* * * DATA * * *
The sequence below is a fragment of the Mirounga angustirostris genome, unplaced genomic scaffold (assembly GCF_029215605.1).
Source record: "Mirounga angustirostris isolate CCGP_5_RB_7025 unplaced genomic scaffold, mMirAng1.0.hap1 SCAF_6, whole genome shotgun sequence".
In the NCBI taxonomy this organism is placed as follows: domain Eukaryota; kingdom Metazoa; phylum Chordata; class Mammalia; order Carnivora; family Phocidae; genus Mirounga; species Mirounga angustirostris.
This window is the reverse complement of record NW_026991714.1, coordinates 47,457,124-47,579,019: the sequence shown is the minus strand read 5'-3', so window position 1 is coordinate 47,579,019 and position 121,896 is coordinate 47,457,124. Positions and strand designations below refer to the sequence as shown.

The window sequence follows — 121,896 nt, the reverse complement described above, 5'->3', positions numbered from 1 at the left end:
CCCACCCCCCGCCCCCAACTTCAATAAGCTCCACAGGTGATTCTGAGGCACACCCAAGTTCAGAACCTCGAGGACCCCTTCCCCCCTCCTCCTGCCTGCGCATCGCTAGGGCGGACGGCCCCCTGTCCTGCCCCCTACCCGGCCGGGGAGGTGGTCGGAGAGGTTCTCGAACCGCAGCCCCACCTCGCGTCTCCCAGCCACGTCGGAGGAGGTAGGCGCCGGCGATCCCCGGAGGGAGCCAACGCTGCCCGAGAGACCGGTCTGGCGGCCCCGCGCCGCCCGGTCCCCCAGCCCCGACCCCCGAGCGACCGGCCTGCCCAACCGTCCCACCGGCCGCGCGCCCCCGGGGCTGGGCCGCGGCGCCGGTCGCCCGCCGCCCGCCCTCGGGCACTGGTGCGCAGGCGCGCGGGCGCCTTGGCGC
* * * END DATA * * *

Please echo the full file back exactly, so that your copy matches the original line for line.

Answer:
The sequence below is a fragment of the Mirounga angustirostris genome, unplaced genomic scaffold (assembly GCF_029215605.1).
Source record: "Mirounga angustirostris isolate CCGP_5_RB_7025 unplaced genomic scaffold, mMirAng1.0.hap1 SCAF_6, whole genome shotgun sequence".
In the NCBI taxonomy this organism is placed as follows: domain Eukaryota; kingdom Metazoa; phylum Chordata; class Mammalia; order Carnivora; family Phocidae; genus Mirounga; species Mirounga angustirostris.
This window is the reverse complement of record NW_026991714.1, coordinates 47,457,124-47,579,019: the sequence shown is the minus strand read 5'-3', so window position 1 is coordinate 47,579,019 and position 121,896 is coordinate 47,457,124. Positions and strand designations below refer to the sequence as shown.

The window sequence follows — 121,896 nt, the reverse complement described above, 5'->3', positions numbered from 1 at the left end:
CCCACCCCCCGCCCCCAACTTCAATAAGCTCCACAGGTGATTCTGAGGCACACCCAAGTTCAGAACCTCGAGGACCCCTTCCCCCCTCCTCCTGCCTGCGCATCGCTAGGGCGGACGGCCCCCTGTCCTGCCCCCTACCCGGCCGGGGAGGTGGTCGGAGAGGTTCTCGAACCGCAGCCCCACCTCGCGTCTCCCAGCCACGTCGGAGGAGGTAGGCGCCGGCGATCCCCGGAGGGAGCCAACGCTGCCCGAGAGACCGGTCTGGCGGCCCCGCGCCGCCCGGTCCCCCAGCCCCGACCCCCGAGCGACCGGCCTGCCCAACCGTCCCACCGGCCGCGCGCCCCCGGGGCTGGGCCGCGGCGCCGGTCGCCCGCCGCCCGCCCTCGGGCACTGGTGCGCAGGCGCGCGGGCGCCTTGGCGC